I loved the unusual setting and the spooky atmosphere of this book. The author does a wonderful job of describing the wild nature of Tasmania’s east coast, and the insular nature of a small, isolated community. The novel is more a character study than a traditional mystery, and the setting becomes an important part of the puzzle. While the pacing may seem slow to some, I enjoyed the way it gradually built up the suspense. I would recommend this book, especially to fans of Elizabeth George or Tana French.

Find and reserve this book in our catalog.

Oscar Wilde and a Death of No Importance by Gyles Brandreth

May 20, 2013

With the invention of Sherlock Holmes, Sir Arthur Conan Doyle created one of the single most recognizable detectives, and style of detecting, the world has ever known.  Numerous are the authors who have striven to emulate the great detective, and numerous also are the failures.  Happily, I feel that Gyles Brandreth in Oscar Wilde and a Death of no Importance accomplishes the feat quite well.  If you can imagine Holmes’ observations and deductions’ coupled with Wildes’ sly Irish wit, you begin to get an excellent picture of why this book is such a fun and engaging read.

Chronicled by his good friend Robert Sherard, Oscar Wilde brings his not inconsiderable intelligence and wit to the aid of a dead young actor whom no one else will believe was murdered.  After befriending his own private detective consultant, the then highly popular Arthur Conan Doyle, Wilde and Sherard begin the hunt for justice for young Billy Wood.  Chasing clues through Victorian London, with occasional stops for sumptuous cuisine and fine entertainment, Wilde seeks not only the killer, but also the proof needed to garner police involvement.  Inspired by these tragic events, Wilde also begins work on a new story – The Picture of Dorian Gray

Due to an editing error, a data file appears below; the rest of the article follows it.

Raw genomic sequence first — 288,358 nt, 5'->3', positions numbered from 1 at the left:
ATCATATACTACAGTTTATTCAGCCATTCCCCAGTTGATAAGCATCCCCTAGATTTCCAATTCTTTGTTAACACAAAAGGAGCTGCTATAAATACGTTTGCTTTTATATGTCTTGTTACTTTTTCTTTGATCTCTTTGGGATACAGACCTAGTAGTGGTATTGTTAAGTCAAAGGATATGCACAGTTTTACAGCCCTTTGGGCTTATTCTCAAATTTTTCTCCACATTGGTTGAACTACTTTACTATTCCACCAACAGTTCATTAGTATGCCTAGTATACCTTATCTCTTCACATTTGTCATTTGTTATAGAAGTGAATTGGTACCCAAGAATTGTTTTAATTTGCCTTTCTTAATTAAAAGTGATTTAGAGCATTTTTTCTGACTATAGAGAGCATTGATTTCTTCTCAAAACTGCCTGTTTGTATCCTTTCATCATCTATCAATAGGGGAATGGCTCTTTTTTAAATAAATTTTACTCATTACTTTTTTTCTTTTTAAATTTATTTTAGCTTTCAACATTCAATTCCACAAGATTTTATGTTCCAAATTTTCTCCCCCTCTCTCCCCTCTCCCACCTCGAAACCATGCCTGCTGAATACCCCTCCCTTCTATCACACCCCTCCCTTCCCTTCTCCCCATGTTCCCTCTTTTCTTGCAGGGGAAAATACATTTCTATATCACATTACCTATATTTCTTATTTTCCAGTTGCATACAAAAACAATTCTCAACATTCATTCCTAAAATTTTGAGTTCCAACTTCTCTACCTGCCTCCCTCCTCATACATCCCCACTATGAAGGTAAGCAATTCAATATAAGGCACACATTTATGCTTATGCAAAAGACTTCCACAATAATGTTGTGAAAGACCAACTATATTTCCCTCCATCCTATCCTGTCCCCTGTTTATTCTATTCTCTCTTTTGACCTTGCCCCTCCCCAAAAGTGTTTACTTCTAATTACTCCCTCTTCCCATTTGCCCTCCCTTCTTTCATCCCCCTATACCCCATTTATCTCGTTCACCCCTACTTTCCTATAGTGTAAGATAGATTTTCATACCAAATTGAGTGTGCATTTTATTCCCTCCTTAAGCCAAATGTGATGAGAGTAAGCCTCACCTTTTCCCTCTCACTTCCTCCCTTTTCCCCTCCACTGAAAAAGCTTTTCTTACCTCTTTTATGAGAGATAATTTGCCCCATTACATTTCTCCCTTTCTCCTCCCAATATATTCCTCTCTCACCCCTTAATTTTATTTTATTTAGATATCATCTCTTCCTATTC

Brandreth has his characters hopping from exclusive gentlemen’s clubs to theatrical shows to a seaside resort, with many other stops in between.  Through it all he paints a surprisingly vivid and realistic picture of Victorian London, and the inner workings of a real life group of friends.  I found it fascinating when I discovered that Doyle, Wilde, and Sherard truly were great friends during the 1890’s, and this led a wonderful sense of realism to an already well written work.  Luckily, the fun and excitement continues with Oscar Wilde and A Game Called Murder.  For anyone who enjoys historical fiction, detective fiction, or Victorian London, this novel is a definite must read.